Delays at the National Marine Fisheries Service (NMFS) are keeping crucial geophysical information from being gathered off Atlantic coastal states as the US Department of the Interior prepares to release its draft 2017-22 US Outer Continental Shelf plan, an International Association of Geophysical Contractors (IAGC) executive said.
Geophysical contractors that have expressed interest in working there have to obtain an incidental take authorization (ITA) from NFMS, which is part of the National Oceanic and Atmospheric Administration, before DOI’s Bureau of Ocean Energy Management can approve their applications, IAGC Executive Vice-Pres. Walt Rosenbusch said.
Reviews that normally take 9 months have gone on for more than 18 months and could reach the 2-year mark, Rosenbusch told reporters during a Mar. 14 teleconference with American Petroleum Institute Upstream and Industry Operations Group Director Erik Milito and National Ocean Industries Association Pres. Randall B. Luthi.
“We hope the authorizations will be issued sometime this month, or at least this spring,” Rosenbusch said. “All of the applicants already have received [Coastal Zone Management Act consistency] authorizations from the states near where they would be working. I hope that within 2-3 weeks of their receiving a final permit from BOEM, data acquisition could begin in 6-8 weeks. It’s a matter of mobilizing vessels from where they are currently working to move to the Atlantic.”
The ITAs might include conditions, but geophysical activity for other purposes has been taking place on the Atlantic OCS for years, he noted. “The most recent research has been off the New Jersey coast,” Rosenbusch said. “This is not new activity in the Atlantic. It’s confusing that these NMFS authorizations have taken this long.”
NMFS officials did not respond immediately to OGJ’s telephone requests for a comment.
‘Political red tape’
The delays matter because they make DOI rely on Atlantic offshore resource estimates that are decades old, the three teleconference participants emphasized. “It’s mind boggling that this research is being held up,” Milito said. “This is American energy security, American jobs, US government revenue, and American [gross domestic product] tied up by political red tape. This is a once-in-a-generation opportunity, stuck, off-limits to future generations as it waits for forward-looking energy policy.”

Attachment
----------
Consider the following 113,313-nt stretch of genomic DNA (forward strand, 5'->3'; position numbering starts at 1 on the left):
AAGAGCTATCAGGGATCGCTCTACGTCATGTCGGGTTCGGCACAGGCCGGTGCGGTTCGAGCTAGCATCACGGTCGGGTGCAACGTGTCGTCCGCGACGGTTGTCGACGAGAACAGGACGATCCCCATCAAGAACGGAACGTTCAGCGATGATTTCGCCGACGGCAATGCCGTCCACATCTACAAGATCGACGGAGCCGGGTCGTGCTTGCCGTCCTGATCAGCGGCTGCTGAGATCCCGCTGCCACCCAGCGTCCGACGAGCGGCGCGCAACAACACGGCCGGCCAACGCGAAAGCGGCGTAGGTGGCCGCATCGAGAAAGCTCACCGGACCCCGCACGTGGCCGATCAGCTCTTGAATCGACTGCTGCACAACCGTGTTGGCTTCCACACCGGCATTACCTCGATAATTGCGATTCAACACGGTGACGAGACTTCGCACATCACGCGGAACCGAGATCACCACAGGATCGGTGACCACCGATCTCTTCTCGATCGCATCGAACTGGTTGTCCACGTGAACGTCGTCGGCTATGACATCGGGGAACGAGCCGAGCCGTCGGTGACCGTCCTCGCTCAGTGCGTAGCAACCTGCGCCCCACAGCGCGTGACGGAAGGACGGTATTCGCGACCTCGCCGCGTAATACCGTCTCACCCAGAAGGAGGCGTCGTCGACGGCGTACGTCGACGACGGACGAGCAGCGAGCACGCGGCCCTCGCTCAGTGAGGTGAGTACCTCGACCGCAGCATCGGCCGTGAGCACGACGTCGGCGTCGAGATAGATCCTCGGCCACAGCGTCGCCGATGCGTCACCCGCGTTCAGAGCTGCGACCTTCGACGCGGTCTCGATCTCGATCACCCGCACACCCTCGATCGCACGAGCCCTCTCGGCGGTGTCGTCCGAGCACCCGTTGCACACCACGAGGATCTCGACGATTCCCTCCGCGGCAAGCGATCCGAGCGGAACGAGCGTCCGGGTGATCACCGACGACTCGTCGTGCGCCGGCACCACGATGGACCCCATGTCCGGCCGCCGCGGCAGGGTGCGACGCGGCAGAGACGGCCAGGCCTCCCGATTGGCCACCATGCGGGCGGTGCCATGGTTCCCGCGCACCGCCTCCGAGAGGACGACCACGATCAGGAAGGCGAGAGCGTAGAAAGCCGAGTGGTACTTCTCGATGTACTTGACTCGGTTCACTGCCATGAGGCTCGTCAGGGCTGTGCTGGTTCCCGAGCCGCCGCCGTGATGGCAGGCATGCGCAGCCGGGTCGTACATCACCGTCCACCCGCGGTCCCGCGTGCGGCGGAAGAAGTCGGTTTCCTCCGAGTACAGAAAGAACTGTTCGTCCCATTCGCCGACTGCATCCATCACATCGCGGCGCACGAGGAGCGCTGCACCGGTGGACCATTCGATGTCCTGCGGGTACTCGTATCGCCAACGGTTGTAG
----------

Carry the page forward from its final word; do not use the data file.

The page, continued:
Luthi said, “To remain the world’s leading energy producer, the US needs a two-pronged approach: first, a broad range of energy sources, both traditional and nontraditional, and second, a broad geographical location of those resources. The draft proposed plan [(DPP)] was a step in that two pronged approach. We encourage [US Sec. of the Interior Sally] Jewell to stay the course.”
DOI included a lease sale off southern and mid-Atlantic coastal states in 2021 when it released the DPP early this year (OGJ Online, Jan. 27, 2015). Luthi, who directed BOEM’s predecessor agency, the US Minerals Management Service, late in President George W. Bush’s second term, said that the 2017-22 DPP still keeps 87% of the OCS off-limits to oil and gas activity. “It would be energy-foolish and short-sighted to remove more areas from consideration in the upcoming proposed program,” he said.
Milito said, “This industry continues to move forward in a cost-effective way not only here, but in the deepwater and the Arctic. If we can get seismic for companies to use, they might acquire leases in 2021. But actual activity wouldn’t occur until 2025 at the earliest. At some point, the capital will be there. This country will rely more on oil and gas then than it does now, so let’s not take opportunities away now.”
Public support for more US offshore oil and gas development is strong, Milito said. “Just today, a petition signed by more than 186,000 concerned citizens from around the country—but mostly from coastal states—is being delivered to Sec. Jewell’s office. More and more Americans will continue to write in support as the discussion continues. More than 500,000 energy voters submitted comments during the previous comment period.”
The Consumer Energy Alliance made a similar point on Mar. 11 when it released a report showing that mid-Atlantic municipalities passing resolutions opposing offshore energy activity represent only 7.2% of the population of all Atlantic states combined (including Washington, DC). “More specifically, when only considering resolution activity in the four Atlantic states where DOI has proposed offshore leasing in adjacent federal waters, the population of those residing in municipalities that have passed such antienergy organization-proposed resolutions falls to just 3.8% of those states’ combined population,” it said.
Contact Nick Snow at email@example.com.